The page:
Recent public education campaigns recommending home blood pressure monitoring may have inadvertently contributed to the rise in emergency visits for hypertension, a study says.
The findings do not suggest that home blood pressure monitoring should be discouraged. What it says is that high blood pressure in itself is not necessarily an emergency.
However, aggressive home monitoring of blood pressure may be driving patients to the emergency departments, despite the lack of other emergency conditions such as a stroke.
"We encourage patients to monitor their blood pressure at home if they have been diagnosed with hypertension, but not every high blood pressure reading is an emergency," explained the lead study author Clare Atzema from the Sunnybrook Health Sciences Centre in Toronto, Ontario, Canada.
During the study period, between 2002 and 2012, in which visits to Ontario emergency departments for hypertension increased from 15,793 to 25,950 per year, the proportion of patients admitted to the hospital as a result decreased from 9.9 per cent to 7.1 per cent.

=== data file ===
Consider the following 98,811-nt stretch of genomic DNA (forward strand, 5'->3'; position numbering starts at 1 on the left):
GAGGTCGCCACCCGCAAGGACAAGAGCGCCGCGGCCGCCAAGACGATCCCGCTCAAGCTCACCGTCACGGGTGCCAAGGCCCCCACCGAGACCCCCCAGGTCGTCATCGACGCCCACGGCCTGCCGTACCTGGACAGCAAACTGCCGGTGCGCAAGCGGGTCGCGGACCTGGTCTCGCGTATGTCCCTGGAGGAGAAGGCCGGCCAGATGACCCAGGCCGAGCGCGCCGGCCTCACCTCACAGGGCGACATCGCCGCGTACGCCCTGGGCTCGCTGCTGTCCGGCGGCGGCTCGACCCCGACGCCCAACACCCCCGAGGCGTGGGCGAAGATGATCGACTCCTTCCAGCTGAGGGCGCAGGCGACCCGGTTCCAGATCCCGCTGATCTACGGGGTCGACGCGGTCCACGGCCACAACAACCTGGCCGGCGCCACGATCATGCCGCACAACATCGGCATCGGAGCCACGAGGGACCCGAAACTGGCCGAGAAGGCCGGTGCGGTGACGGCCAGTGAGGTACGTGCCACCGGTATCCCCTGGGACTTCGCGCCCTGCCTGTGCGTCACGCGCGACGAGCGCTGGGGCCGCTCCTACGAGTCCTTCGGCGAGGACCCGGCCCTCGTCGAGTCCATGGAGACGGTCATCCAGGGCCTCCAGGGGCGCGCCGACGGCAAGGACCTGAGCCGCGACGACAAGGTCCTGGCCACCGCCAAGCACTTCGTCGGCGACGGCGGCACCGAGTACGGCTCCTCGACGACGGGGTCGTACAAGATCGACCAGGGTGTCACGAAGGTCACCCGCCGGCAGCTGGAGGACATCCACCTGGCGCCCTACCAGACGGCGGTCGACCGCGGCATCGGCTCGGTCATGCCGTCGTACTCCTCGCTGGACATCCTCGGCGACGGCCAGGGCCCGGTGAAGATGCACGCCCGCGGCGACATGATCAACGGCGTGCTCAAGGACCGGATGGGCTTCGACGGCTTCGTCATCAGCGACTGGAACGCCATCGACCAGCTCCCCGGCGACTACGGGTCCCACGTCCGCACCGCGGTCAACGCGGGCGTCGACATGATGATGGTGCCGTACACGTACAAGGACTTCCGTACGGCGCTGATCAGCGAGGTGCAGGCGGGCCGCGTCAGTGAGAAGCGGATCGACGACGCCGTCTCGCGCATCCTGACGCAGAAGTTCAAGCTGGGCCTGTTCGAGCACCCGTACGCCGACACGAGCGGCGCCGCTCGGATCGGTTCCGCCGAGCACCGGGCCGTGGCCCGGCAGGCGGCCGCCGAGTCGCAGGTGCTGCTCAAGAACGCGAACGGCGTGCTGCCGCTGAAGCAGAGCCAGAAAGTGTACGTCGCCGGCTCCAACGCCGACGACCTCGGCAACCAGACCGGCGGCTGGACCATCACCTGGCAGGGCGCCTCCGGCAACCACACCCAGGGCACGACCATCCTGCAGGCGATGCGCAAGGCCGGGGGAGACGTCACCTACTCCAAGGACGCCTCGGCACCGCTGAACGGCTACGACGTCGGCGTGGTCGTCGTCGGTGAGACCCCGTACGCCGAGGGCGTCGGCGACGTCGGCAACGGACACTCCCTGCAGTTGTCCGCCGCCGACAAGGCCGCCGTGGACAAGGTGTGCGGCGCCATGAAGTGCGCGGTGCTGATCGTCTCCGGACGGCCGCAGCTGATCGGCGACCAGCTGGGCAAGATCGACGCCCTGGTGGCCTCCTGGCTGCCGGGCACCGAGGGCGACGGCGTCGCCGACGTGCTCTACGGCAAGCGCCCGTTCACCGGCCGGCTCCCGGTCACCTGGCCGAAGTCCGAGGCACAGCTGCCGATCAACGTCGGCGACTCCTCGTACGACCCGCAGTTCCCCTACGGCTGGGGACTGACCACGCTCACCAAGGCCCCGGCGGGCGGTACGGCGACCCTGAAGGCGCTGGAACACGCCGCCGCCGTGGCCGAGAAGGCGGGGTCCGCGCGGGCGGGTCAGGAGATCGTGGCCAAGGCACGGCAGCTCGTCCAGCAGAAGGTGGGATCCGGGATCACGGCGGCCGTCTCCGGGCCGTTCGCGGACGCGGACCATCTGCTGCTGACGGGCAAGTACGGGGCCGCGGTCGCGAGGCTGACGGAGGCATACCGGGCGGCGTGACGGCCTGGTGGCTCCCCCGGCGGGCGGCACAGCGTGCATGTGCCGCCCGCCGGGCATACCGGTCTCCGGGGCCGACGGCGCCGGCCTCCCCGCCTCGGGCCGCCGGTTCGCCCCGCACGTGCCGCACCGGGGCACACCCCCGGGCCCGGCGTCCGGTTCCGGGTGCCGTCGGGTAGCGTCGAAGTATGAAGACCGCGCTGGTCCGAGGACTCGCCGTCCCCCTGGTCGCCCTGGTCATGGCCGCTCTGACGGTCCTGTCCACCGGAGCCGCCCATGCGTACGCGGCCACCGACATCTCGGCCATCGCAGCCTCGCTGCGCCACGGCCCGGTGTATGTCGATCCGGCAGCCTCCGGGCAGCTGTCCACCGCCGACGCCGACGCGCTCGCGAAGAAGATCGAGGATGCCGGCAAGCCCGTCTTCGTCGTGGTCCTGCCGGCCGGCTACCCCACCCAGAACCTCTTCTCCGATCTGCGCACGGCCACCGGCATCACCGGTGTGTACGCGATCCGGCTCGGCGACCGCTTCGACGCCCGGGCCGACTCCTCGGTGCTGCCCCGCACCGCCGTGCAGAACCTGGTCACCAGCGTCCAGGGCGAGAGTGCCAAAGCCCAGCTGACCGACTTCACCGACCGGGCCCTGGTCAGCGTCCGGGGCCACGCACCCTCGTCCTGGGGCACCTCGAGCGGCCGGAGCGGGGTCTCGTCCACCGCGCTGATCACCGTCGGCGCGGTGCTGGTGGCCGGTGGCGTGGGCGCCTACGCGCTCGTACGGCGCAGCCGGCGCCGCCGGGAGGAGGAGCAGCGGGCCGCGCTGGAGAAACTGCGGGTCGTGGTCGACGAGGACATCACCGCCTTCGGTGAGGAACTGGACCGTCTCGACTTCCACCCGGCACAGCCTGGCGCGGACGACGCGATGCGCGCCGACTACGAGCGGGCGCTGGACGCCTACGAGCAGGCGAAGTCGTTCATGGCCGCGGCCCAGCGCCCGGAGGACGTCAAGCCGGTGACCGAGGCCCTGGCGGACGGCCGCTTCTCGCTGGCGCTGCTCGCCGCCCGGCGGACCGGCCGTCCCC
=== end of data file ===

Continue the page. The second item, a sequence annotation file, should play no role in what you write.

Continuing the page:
Among the patients whose emergency department visit ended in admission to the hospital, the most frequent hospital diagnoses were stroke, renal failure and heart failure.
"Stroke remains a huge killer and we do appreciate patients with hypertension being so conscientious about monitoring their readings," Atzema noted.
The study was published online in the Annals of Emergency Medicine journal for the American College of Emergency Physicians.
"Patients should be aware that unless their high blood pressure coincides with symptoms of a medical emergency, such as chest pain, severe headache, nausea or shortness of breath, they probably do not need to visit the Emergency room," Atzema said.
"We of course encourage them to follow up as soon as possible with their regular physician. If there is any doubt, come to the emergency department: we would rather have you come without an emergency than stay home with one," Atzema pointed out.